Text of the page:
Economics are a primary concern in a well-designed strategy to reduce carbon. The potential ways to reduce carbon emissions vary dramatically on an economic basis. Some are so beneficial that they return more money to the economy than they cost, like LED lighting which is now commonplace in homes and businesses. At the other extreme are very costly solutions, although some achieve sufficient justification based on co-benefits. The amount of carbon abatement that a given method can accomplish also has limits in scale.
In this article we present a useful way to visualize this range of possibilities, which we have applied to Washington state. The data presented is a starting point for the Low Carbon Prosperity Carbon Reduction System project, with Version 0 developed from preliminary data and indicating that about 30% of our emissions through 2035 can be reduced for negative or near-zero cost.
Research during the course of the project will improve the accuracy of these assessments and provide the basis for confident investment decisions. The project is also likely to discover new opportunities in the process, especially through extensive participation across our economy, e.g. industry, solution providers, and academic colleagues.
Intro to MAC Curves
A Marginal Abatement Cost Curve (MAC curve or MACC) is a succinct and straightforward method for presenting carbon emissions abatement options relative to a baseline (typically a business-as-usual pathway). A MAC curve creates an easy to understand visualization of various mitigation options or measures organized by a single metric: economic cost of emissions abatement.
MAC curves are broken into discrete “blocks.” Each block represents an individual or set of similar carbon abatement measures. For each measure, the width estimates the quantity of potential carbon emissions abatement (metric tCO2 or million metric tCO2, MtCO2) while the height estimates the marginal cost of the carbon emissions abatement ($/tCO2). This allows measures from various sectors (e.g. transportation and power) to be compared on equivalent terms, serving as an initial scoping of where abatement opportunities are potentially the largest and most cost effective. MAC curves can be powerful tools for robust initial framing and the identification of options worth further evaluating.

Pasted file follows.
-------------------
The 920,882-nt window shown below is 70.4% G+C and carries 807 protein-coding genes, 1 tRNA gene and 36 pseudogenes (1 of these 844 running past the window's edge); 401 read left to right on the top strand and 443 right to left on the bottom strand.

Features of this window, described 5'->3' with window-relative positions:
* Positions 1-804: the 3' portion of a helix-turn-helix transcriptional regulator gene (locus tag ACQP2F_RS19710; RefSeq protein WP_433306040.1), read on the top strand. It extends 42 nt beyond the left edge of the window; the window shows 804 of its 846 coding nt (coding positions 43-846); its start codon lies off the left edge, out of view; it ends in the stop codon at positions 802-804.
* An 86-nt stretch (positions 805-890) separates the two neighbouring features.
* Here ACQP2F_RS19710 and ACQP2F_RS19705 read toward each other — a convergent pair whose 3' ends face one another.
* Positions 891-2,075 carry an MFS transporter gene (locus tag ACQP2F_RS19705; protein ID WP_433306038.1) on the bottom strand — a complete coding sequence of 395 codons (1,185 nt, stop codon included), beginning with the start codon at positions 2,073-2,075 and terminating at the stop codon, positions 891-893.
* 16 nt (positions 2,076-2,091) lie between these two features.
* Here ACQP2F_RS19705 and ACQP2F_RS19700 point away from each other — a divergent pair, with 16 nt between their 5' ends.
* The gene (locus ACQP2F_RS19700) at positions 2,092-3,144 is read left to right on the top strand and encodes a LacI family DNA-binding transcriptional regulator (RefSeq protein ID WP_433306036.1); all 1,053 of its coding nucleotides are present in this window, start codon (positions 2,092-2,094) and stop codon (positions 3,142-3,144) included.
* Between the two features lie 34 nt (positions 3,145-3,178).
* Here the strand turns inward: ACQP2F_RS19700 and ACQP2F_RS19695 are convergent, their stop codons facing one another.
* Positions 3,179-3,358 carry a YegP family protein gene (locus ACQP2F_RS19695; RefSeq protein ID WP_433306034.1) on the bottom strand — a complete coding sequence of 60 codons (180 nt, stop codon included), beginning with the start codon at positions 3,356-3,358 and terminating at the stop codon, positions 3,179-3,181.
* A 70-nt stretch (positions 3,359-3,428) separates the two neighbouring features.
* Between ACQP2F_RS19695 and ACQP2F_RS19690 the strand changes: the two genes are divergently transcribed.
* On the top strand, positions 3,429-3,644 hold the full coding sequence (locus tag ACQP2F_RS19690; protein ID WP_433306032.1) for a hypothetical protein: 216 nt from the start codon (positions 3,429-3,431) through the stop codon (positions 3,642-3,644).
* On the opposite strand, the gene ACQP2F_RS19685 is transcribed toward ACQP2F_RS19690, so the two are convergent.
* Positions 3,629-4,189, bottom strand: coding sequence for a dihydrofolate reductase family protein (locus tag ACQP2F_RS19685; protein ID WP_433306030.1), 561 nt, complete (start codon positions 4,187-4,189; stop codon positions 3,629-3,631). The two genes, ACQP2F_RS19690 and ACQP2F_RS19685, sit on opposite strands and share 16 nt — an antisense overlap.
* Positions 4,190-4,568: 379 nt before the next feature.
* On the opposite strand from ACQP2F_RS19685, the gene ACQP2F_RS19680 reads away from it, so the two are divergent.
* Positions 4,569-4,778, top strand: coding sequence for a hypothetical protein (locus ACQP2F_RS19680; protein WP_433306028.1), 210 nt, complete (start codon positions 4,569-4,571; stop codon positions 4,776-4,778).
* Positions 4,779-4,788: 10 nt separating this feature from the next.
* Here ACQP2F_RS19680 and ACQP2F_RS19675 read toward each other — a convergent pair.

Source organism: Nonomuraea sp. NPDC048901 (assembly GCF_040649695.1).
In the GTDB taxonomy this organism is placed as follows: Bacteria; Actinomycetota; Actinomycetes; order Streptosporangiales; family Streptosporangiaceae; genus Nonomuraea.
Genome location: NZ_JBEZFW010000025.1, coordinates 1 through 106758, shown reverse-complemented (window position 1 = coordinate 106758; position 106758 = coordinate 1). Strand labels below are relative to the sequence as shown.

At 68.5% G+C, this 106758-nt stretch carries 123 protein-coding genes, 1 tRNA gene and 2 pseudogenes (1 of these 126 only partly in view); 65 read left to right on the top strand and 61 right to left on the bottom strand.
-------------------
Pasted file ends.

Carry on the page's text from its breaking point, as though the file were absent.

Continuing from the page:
Some items are shown as negative cost. These are ones that return more money to the system than they cost. In a perfect market, consumers would realize this favorable payback and make the investment. The real market often can utilize modest investments, such as promotions of LEDs, to provide a stimulus to take action and overcome barriers to deployment
The first carbon-focused MAC curves date to the early 1990s, while similar curves for energy savings and other air pollutants appeared in the early 1980s (Kesicki and Ekins). To date, a Washington state specific MAC curve has not been developed, although there are examples at the national level and other states that can provide some insight. A few years ago, Oregon funded a MAC curve project carried out by the Center for Climate Strategies on an accelerated 3-month time frame, making it more of a ‘meta-analysis’ than a comprehensive modeling effort. In part due to the short study time-frame and a common problem with MAC curve studies, the Oregon study gave overlapping reduction potential between measures only cursory treatment, identifying overlapping sources of emissions reductions as a key issue.
If viewed as a useful springboard for more rigorous consideration of the various mitigation measures, MAC curves are an important policy tool. Despite the appealing simplicity of a MAC curve, useful interpretation requires a great deal of care and expertise. Simply put, MAC curves alone are “not sufficient to base policy decisions on” (ERC Netherlands). Limitations of MAC curves highlighted in literature include:
MAC CURVE LIMITATIONS
- Doesn’t capture non-market barriers to implementation;
- Offers very limited treatment of uncertainties, including “additionality” or “permanence” of abatement measures;
- Typically a snapshot that doesn’t treat the varying costs over time;
- Can mask variation from the low cost side of a measure “block” to the high cost side;